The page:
The analogy between submarine cables and historic trade routes has a lot of caveats: trade routes were determined by geography as well as economic interests, and economic incentives were a lot different then than they are today. It would also be a mistake to overlook physical goods in favor of the internet (just look at those giant container ships). But both then and now, paths across the ocean require investment, trading partners on both sides, and a willingness to take risks. Sailors took the gamble in the past, and tech companies are taking it now.

Submarine cables get big investments from companies looking to explore their own modern trade routes

Submarine cables in Asia.

Submarine cables in Asia. (TeleGeography)

These cables carry information for the entire internet, including both corporate and consumer interests. That’s why Google invested $300 million in a trans-Pacific cable system consortium to move data, Facebook put money into an Asian cable system consortium, and the finance industry invests just as much to shave a few milliseconds off trade times.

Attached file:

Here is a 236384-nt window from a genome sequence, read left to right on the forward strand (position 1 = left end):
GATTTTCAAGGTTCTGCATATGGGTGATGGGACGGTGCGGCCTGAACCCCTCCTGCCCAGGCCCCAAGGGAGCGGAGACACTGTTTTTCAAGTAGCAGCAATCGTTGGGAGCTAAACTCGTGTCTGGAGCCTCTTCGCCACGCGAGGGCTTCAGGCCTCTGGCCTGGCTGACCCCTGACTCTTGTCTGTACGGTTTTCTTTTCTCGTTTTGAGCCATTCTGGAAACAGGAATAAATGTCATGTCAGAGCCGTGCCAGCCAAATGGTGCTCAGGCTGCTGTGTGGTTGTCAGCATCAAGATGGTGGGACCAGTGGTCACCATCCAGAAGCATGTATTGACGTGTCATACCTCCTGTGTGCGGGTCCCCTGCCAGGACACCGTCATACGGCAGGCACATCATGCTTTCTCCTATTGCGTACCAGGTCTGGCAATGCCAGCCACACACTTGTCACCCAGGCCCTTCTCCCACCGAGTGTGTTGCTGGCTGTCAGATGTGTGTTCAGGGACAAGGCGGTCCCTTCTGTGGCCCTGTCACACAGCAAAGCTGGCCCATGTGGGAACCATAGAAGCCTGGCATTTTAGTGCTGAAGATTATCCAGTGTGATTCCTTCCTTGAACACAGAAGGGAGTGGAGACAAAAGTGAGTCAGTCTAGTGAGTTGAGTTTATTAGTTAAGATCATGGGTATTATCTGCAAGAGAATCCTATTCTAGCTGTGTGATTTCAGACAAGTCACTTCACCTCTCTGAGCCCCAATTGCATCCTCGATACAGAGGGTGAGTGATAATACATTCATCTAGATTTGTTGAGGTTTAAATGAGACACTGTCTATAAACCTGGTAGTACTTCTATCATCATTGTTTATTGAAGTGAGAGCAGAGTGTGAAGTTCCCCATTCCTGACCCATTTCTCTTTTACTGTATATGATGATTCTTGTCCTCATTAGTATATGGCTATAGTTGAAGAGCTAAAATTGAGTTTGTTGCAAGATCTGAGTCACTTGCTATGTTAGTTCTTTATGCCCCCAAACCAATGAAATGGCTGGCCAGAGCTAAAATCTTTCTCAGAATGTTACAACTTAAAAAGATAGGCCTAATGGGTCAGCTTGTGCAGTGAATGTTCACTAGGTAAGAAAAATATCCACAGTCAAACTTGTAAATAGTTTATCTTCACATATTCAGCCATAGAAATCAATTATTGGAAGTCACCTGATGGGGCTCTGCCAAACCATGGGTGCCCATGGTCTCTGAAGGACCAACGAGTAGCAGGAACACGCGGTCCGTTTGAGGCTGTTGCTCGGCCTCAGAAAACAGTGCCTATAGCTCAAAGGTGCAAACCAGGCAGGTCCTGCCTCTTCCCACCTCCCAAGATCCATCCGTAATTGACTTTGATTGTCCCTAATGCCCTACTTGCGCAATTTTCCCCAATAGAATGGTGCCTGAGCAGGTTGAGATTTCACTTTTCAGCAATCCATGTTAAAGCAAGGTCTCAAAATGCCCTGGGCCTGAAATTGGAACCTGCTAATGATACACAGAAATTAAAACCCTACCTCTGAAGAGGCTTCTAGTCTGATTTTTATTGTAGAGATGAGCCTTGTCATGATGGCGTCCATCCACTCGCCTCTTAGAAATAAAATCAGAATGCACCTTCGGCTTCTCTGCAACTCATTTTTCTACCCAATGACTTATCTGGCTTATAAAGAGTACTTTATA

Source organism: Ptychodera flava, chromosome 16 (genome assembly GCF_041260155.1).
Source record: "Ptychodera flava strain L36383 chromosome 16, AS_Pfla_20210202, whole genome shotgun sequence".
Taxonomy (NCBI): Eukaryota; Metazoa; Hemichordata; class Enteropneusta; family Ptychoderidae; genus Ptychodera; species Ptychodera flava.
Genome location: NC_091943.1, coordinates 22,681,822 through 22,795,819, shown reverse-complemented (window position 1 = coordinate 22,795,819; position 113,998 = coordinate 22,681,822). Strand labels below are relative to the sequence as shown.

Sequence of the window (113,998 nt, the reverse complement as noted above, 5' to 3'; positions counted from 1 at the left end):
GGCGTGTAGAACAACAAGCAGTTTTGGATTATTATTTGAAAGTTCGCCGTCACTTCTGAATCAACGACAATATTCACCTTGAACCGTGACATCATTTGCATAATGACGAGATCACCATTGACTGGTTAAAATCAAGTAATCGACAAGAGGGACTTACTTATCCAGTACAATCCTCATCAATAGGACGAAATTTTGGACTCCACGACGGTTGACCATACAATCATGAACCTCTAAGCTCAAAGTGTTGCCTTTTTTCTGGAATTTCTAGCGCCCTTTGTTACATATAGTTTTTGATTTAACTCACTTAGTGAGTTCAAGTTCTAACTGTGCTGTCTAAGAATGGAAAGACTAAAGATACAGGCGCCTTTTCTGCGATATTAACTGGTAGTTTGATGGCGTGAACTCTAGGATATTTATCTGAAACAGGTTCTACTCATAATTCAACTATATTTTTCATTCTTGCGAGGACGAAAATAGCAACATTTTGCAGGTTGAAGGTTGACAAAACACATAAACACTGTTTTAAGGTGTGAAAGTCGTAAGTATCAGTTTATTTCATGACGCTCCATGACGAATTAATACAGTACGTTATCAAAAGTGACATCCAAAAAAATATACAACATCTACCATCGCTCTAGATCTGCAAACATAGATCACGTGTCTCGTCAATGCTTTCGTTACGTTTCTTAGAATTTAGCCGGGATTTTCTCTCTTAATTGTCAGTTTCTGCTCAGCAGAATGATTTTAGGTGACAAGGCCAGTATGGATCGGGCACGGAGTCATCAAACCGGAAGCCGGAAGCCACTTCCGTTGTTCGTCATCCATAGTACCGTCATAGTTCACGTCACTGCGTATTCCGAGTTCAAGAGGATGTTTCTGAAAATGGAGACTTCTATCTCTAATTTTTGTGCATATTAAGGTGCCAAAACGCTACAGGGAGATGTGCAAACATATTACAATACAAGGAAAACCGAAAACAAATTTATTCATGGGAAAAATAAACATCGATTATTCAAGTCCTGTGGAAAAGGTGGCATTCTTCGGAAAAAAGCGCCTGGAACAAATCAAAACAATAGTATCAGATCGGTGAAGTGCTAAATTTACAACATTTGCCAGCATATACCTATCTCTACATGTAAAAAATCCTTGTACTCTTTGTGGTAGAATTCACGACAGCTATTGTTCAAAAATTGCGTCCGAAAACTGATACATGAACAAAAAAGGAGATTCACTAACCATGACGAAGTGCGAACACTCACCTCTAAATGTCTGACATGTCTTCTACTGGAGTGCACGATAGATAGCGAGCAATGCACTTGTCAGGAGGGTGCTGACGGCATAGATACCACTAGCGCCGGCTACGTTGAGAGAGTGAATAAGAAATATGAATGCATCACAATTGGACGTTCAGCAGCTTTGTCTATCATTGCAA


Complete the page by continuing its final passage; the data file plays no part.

Other consortia regularly lay cables to transmit the consumer internet. Each group’s control of a submarine cable is an advantage in the information exchange between countries.

Submarine cables are a 150-year-old idea with new potency

The process for laying submarine cables hasn’t changed much in 150 years — a ship traverses the ocean, slowly unspooling cable that sinks to the ocean floor. The SS Great Eastern laid the first continually successful trans-Atlantic cable in 1866, which was used to transmit telegraphs. Later cables (starting in 1956) carried telephone signals.

A submarine cable.

A map of the submarine telegraph in 1858, though the attempt only worked for three weeks. (Wikimedia Commons)

Modern cables are surprisingly thin, considering how long they are and how deep they sink. Each is usually about 3 inches across. They’re actually thicker in more shallow areas, where they’re often buried to protect against contact with fishing boats, marine beds, or other objects. At the deepest point in the Japan Trench, cables are submerged under water 8,000 meters deep — which means submarine cables can go as deep as Mount Everest is high.